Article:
- tell your doctor if you have or have ever had asthma or other lung diseases; heart, liver, or kidney disease; diabetes; severe allergies; or thyroid problems.
- tell your doctor if you are pregnant, plan to become pregnant, or are breast-feeding. If you become pregnant while taking propranolol, call your doctor.
- if you are having surgery, including dental surgery, tell the doctor or dentist that you are taking propranolol.
- ask your doctor about the safe use of alcoholic beverages while you are taking propranolol. Alcohol may increase the amount of propranolol in your body.
- tell your doctor if you use tobacco products. Cigarette smoking may decrease the effectiveness of this medication.
Dosage Of Propranolol (Cardiovascular)
Propranolol comes as a tablet, solution (liquid), and as an extended-release (long-acting) capsule to take by mouth. The extended-release propranolol capsule (brand name: Inderal LA) usually is taken once a day. The extended-release capsule (Innopran XL, Inderal XL) is usually taken at bedtime and should consistently be taken either always with or always without food each time. Immediate-acting propranolol tablets or solution may be taken two, three, or four times a day. Take propranolol at around the same time(s) every day. Follow the directions on your prescription label carefully, and ask your doctor or pharmacist to explain any part you do not understand. Take propranolol exactly as directed. Do not take more or less of it or take it more often than prescribed by your doctor.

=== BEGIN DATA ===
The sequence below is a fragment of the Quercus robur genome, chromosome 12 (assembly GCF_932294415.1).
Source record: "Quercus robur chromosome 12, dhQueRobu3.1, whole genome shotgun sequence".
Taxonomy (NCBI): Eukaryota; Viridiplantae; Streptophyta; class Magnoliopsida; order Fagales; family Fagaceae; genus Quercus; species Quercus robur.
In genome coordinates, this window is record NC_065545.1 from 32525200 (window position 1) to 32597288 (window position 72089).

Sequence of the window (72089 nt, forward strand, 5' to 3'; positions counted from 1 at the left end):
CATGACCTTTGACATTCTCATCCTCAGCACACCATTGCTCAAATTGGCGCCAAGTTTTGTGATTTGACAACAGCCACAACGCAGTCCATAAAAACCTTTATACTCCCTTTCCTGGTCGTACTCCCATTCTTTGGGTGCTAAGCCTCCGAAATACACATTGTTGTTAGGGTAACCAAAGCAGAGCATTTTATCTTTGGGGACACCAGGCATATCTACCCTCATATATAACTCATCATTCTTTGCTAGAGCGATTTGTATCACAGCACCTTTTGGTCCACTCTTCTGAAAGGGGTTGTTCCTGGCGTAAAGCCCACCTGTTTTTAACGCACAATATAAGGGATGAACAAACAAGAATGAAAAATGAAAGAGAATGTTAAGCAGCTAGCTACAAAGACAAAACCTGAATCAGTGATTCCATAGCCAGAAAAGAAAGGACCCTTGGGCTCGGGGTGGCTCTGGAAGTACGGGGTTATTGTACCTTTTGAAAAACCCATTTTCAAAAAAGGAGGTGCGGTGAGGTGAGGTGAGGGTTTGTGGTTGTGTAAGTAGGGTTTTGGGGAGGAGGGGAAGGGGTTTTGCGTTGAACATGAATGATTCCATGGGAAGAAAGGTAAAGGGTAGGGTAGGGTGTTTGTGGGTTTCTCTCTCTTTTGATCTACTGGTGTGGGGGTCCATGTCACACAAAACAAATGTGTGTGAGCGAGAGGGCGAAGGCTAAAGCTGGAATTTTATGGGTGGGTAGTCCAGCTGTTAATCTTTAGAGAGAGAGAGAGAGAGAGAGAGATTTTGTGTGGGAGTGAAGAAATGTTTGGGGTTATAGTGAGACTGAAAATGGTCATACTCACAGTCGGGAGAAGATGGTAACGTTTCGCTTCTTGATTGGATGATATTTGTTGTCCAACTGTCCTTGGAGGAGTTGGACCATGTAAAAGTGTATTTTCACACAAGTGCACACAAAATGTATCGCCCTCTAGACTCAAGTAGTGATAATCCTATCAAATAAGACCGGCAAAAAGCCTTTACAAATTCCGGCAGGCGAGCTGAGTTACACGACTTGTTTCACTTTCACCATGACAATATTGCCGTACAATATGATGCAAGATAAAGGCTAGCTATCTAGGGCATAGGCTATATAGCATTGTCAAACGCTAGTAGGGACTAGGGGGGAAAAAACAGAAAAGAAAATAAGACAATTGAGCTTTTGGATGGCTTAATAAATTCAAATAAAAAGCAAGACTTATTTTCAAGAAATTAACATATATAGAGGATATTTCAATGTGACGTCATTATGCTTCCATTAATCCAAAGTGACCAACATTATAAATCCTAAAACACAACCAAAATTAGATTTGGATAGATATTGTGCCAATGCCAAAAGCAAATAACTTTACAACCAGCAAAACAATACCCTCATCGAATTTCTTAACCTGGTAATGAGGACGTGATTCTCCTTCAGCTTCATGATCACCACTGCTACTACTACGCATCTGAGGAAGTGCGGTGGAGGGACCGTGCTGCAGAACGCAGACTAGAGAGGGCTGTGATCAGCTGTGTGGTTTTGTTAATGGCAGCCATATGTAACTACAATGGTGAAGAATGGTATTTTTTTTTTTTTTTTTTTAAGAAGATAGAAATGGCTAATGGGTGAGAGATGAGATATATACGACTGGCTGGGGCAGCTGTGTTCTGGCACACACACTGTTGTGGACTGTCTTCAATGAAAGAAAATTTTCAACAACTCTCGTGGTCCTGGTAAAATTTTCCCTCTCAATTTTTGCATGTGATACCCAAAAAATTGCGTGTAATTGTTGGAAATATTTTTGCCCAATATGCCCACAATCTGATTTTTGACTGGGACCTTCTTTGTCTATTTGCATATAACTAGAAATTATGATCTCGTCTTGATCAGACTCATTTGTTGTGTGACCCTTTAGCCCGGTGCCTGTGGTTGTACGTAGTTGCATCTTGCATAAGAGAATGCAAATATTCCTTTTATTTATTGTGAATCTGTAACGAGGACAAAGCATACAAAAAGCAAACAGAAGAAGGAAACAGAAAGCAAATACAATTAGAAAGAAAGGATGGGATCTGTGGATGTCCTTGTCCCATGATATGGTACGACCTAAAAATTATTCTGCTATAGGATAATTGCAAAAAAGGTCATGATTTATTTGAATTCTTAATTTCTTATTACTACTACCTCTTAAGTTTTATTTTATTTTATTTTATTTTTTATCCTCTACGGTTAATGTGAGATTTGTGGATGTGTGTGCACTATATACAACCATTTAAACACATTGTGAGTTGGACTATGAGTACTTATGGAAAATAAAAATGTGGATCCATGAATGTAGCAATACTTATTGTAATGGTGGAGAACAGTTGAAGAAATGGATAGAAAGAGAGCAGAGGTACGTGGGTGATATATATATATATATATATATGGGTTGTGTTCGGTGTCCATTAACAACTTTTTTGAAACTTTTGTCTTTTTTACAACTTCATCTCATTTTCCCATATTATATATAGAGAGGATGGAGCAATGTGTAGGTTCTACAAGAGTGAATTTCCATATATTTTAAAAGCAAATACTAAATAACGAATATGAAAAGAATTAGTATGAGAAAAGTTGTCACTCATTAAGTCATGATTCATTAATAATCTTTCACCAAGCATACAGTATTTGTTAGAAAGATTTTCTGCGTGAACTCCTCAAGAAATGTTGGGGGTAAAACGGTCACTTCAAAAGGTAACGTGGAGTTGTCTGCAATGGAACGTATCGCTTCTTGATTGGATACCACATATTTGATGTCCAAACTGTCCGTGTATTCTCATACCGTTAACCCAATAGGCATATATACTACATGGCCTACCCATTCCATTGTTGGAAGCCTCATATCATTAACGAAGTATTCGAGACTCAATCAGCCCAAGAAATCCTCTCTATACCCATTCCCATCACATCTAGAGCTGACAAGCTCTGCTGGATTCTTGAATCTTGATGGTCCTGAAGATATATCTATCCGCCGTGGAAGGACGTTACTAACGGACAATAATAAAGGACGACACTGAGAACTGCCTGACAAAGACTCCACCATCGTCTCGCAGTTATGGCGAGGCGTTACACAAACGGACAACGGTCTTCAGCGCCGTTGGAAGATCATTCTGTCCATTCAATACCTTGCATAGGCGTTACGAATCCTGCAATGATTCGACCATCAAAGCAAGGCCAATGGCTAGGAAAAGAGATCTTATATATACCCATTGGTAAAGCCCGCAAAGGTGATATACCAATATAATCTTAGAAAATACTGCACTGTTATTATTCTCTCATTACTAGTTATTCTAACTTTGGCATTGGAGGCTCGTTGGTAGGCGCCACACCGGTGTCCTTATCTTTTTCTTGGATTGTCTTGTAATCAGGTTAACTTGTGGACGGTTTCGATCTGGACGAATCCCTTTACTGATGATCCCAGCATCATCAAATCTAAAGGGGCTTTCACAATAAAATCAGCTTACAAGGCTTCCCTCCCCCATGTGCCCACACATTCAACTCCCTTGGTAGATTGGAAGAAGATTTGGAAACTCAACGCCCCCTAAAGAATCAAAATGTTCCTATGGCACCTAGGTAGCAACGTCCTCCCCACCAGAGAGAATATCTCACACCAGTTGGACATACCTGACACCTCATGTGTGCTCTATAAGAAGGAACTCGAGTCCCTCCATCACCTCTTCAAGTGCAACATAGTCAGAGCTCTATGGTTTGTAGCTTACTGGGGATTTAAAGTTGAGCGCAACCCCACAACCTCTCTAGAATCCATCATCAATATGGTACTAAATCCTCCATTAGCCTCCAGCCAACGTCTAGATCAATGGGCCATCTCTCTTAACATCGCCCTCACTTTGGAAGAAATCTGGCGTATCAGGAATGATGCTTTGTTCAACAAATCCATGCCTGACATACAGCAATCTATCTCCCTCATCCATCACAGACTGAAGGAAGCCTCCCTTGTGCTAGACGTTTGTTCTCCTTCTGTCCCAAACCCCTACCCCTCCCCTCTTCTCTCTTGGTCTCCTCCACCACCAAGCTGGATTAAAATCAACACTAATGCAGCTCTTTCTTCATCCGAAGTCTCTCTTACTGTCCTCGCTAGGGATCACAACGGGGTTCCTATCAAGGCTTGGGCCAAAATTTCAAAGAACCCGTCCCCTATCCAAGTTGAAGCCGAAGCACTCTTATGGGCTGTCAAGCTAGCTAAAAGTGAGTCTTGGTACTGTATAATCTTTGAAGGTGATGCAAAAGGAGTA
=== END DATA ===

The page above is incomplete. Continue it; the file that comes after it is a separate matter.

Swallow the extended-release capsules whole; do not split, chew, or crush them.
Keep all appointments with your doctor and the laboratory.
Do not let anyone else take your propranolol. Ask your pharmacist any questions you have about refilling your prescription.
It is important for you to keep a written list of all of the prescription and nonprescription (over-the-counter) medicines you are taking, as well as any products such as vitamins, minerals, or other dietary supplements. You should bring this list with you each time you visit a doctor or if you are admitted to a hospital. It is also important information to carry with you in case of emergencies.
All information on propranolol has been provided courtesy of MedLinePlus from the National Library of Medicine and from the FDA.